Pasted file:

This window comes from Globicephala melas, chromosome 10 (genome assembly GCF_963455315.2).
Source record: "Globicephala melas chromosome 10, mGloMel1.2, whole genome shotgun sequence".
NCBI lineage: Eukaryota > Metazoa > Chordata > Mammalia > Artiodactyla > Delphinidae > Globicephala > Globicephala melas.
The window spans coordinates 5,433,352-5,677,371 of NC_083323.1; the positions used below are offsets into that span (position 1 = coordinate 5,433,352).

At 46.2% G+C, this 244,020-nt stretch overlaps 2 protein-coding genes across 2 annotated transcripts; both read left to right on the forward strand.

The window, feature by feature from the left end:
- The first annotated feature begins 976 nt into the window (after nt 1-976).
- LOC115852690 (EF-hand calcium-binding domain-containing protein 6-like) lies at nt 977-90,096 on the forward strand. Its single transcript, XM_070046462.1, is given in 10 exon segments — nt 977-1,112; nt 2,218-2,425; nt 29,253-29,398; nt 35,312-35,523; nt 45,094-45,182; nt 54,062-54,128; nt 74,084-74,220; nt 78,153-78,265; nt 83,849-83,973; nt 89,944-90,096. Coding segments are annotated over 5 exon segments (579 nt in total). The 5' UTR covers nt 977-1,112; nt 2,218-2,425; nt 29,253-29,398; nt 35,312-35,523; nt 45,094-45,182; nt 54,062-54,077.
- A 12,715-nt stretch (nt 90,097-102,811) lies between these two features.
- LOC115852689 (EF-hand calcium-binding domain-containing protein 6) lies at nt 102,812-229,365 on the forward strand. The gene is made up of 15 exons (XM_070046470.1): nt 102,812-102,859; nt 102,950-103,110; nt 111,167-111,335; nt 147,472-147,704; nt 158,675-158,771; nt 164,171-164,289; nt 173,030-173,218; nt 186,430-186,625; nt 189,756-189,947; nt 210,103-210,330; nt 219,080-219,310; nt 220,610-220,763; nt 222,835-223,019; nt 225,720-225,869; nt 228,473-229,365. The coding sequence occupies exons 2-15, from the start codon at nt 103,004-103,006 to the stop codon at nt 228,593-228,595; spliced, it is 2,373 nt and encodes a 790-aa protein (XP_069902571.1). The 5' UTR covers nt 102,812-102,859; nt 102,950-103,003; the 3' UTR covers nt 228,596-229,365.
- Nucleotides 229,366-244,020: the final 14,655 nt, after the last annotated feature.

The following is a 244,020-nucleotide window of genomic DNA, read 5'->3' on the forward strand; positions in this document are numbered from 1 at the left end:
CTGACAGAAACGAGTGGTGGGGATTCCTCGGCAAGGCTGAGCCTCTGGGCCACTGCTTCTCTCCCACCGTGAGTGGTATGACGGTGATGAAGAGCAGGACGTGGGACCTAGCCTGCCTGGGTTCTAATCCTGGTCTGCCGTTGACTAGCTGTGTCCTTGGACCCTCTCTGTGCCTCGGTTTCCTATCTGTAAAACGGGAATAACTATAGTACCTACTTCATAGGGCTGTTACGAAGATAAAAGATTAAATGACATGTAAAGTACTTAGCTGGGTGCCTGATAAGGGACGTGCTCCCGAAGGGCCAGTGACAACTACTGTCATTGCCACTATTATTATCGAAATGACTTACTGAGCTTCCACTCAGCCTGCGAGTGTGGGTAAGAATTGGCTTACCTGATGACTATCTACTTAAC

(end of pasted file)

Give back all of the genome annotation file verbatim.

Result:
This window comes from Globicephala melas, chromosome 10 (genome assembly GCF_963455315.2).
Source record: "Globicephala melas chromosome 10, mGloMel1.2, whole genome shotgun sequence".
NCBI lineage: Eukaryota > Metazoa > Chordata > Mammalia > Artiodactyla > Delphinidae > Globicephala > Globicephala melas.
The window spans coordinates 5,433,352-5,677,371 of NC_083323.1; the positions used below are offsets into that span (position 1 = coordinate 5,433,352).

At 46.2% G+C, this 244,020-nt stretch overlaps 2 protein-coding genes across 2 annotated transcripts; both read left to right on the forward strand.

The window, feature by feature from the left end:
- The first annotated feature begins 976 nt into the window (after nt 1-976).
- LOC115852690 (EF-hand calcium-binding domain-containing protein 6-like) lies at nt 977-90,096 on the forward strand. Its single transcript, XM_070046462.1, is given in 10 exon segments — nt 977-1,112; nt 2,218-2,425; nt 29,253-29,398; nt 35,312-35,523; nt 45,094-45,182; nt 54,062-54,128; nt 74,084-74,220; nt 78,153-78,265; nt 83,849-83,973; nt 89,944-90,096. Coding segments are annotated over 5 exon segments (579 nt in total). The 5' UTR covers nt 977-1,112; nt 2,218-2,425; nt 29,253-29,398; nt 35,312-35,523; nt 45,094-45,182; nt 54,062-54,077.
- A 12,715-nt stretch (nt 90,097-102,811) lies between these two features.
- LOC115852689 (EF-hand calcium-binding domain-containing protein 6) lies at nt 102,812-229,365 on the forward strand. The gene is made up of 15 exons (XM_070046470.1): nt 102,812-102,859; nt 102,950-103,110; nt 111,167-111,335; nt 147,472-147,704; nt 158,675-158,771; nt 164,171-164,289; nt 173,030-173,218; nt 186,430-186,625; nt 189,756-189,947; nt 210,103-210,330; nt 219,080-219,310; nt 220,610-220,763; nt 222,835-223,019; nt 225,720-225,869; nt 228,473-229,365. The coding sequence occupies exons 2-15, from the start codon at nt 103,004-103,006 to the stop codon at nt 228,593-228,595; spliced, it is 2,373 nt and encodes a 790-aa protein (XP_069902571.1). The 5' UTR covers nt 102,812-102,859; nt 102,950-103,003; the 3' UTR covers nt 228,596-229,365.
- Nucleotides 229,366-244,020: the final 14,655 nt, after the last annotated feature.

The following is a 244,020-nucleotide window of genomic DNA, read 5'->3' on the forward strand; positions in this document are numbered from 1 at the left end:
CTGACAGAAACGAGTGGTGGGGATTCCTCGGCAAGGCTGAGCCTCTGGGCCACTGCTTCTCTCCCACCGTGAGTGGTATGACGGTGATGAAGAGCAGGACGTGGGACCTAGCCTGCCTGGGTTCTAATCCTGGTCTGCCGTTGACTAGCTGTGTCCTTGGACCCTCTCTGTGCCTCGGTTTCCTATCTGTAAAACGGGAATAACTATAGTACCTACTTCATAGGGCTGTTACGAAGATAAAAGATTAAATGACATGTAAAGTACTTAGCTGGGTGCCTGATAAGGGACGTGCTCCCGAAGGGCCAGTGACAACTACTGTCATTGCCACTATTATTATCGAAATGACTTACTGAGCTTCCACTCAGCCTGCGAGTGTGGGTAAGAATTGGCTTACCTGATGACTATCTACTTAAC